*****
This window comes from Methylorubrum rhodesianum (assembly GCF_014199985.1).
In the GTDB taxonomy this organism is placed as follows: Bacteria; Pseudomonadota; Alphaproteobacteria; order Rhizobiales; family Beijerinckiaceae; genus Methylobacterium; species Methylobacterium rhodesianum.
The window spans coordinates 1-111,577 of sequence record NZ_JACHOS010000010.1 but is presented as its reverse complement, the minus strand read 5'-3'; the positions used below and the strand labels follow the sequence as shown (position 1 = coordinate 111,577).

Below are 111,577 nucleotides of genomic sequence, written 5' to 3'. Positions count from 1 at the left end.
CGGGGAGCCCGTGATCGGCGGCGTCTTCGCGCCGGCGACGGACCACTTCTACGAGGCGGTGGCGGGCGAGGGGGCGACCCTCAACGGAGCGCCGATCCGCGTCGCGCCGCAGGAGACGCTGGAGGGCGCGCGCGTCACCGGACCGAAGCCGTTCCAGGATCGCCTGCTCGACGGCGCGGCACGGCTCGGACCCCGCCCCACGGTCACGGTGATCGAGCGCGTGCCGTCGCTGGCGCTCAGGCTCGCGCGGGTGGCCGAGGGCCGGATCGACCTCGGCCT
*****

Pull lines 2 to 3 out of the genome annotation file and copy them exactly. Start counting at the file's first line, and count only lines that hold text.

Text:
In the GTDB taxonomy this organism is placed as follows: Bacteria; Pseudomonadota; Alphaproteobacteria; order Rhizobiales; family Beijerinckiaceae; genus Methylobacterium; species Methylobacterium rhodesianum.
The window spans coordinates 1-111,577 of sequence record NZ_JACHOS010000010.1 but is presented as its reverse complement, the minus strand read 5'-3'; the positions used below and the strand labels follow the sequence as shown (position 1 = coordinate 111,577).